It may seem to the casual observer that women have made striking gains in their quest for equality with men since the early 1960s. But have they really improved their lot? Are they really better off economically? In this clear, compact, and controversial book Victor Fuchs makes plain that except for women who are young, white, unmarried, and well educated, today’s women have not gained economically at all relative to men. He shows that although women are earning a lot more, they have much less leisure time than they used to while men have more; the decline of marriage has made women more dependent on their own income, and their share of financial responsibility for children has grown.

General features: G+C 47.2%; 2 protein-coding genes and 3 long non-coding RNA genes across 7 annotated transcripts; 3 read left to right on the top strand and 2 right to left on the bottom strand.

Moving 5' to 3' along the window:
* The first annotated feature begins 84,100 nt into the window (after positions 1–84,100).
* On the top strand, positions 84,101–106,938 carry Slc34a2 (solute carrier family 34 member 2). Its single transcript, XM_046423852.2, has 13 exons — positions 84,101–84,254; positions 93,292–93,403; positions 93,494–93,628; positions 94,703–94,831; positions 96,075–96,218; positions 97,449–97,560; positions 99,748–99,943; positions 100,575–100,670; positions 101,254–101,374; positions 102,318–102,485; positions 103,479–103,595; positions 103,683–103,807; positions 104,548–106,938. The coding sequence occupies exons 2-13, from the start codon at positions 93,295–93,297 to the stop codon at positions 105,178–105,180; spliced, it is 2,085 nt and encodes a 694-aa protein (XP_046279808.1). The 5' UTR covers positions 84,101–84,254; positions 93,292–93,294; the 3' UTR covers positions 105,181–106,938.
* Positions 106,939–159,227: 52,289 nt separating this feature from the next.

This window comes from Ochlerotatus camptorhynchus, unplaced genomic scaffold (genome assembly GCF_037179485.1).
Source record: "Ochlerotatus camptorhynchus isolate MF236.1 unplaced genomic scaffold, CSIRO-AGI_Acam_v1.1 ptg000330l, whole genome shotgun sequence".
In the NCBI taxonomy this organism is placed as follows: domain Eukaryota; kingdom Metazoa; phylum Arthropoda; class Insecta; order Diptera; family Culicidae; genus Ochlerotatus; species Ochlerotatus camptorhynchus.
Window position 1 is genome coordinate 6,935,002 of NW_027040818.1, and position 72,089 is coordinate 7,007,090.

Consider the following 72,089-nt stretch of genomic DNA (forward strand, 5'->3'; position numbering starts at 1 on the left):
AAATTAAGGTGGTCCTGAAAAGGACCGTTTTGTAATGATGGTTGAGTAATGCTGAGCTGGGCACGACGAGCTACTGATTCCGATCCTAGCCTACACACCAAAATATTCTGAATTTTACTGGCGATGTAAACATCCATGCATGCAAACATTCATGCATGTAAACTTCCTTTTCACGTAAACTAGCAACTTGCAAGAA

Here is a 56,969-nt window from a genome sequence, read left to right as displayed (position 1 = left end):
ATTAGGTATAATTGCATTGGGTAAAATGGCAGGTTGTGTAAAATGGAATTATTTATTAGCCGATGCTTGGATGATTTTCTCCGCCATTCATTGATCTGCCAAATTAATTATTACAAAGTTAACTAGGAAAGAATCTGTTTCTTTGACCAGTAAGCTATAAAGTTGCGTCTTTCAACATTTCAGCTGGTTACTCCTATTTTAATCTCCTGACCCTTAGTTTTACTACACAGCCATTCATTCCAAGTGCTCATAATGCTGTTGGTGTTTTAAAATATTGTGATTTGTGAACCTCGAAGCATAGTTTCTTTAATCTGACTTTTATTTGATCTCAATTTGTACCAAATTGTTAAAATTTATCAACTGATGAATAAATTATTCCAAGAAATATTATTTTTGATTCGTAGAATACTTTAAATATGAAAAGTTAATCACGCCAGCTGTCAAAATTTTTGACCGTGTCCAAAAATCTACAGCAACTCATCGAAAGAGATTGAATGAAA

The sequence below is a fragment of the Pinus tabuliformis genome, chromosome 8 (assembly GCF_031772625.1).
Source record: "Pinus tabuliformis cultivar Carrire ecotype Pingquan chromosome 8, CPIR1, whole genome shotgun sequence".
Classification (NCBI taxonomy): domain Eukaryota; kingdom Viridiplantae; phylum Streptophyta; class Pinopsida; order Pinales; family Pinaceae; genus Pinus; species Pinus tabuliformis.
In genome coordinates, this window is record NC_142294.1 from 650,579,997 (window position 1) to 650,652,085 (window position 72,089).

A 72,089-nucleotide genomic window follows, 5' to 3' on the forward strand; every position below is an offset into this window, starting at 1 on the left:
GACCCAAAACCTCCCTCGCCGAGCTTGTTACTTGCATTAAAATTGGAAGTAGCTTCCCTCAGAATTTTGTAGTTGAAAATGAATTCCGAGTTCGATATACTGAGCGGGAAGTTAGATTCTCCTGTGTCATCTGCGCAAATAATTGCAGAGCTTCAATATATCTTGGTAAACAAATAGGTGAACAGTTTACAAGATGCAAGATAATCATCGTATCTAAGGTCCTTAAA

Scrutinizing this relative lack of progress and the reasons for the persistence of occupational segregation, the infamous wage gap, and the unequal responsibility for housework and childcare, Fuchs shows that the standard explanations—discrimination and exploitation by employers—are not the most important causes. Women’s weaker economic position results primarily from conflicts between career and family, conflicts that are stronger for women than for men. Fuchs assembles many different kinds of evidence to suggest that, on average, women feel a stronger desire for children than men do, and have a greater concern for their welfare after they are born. This desire and concern create an economic disadvantage for women, even women who never marry and never have children.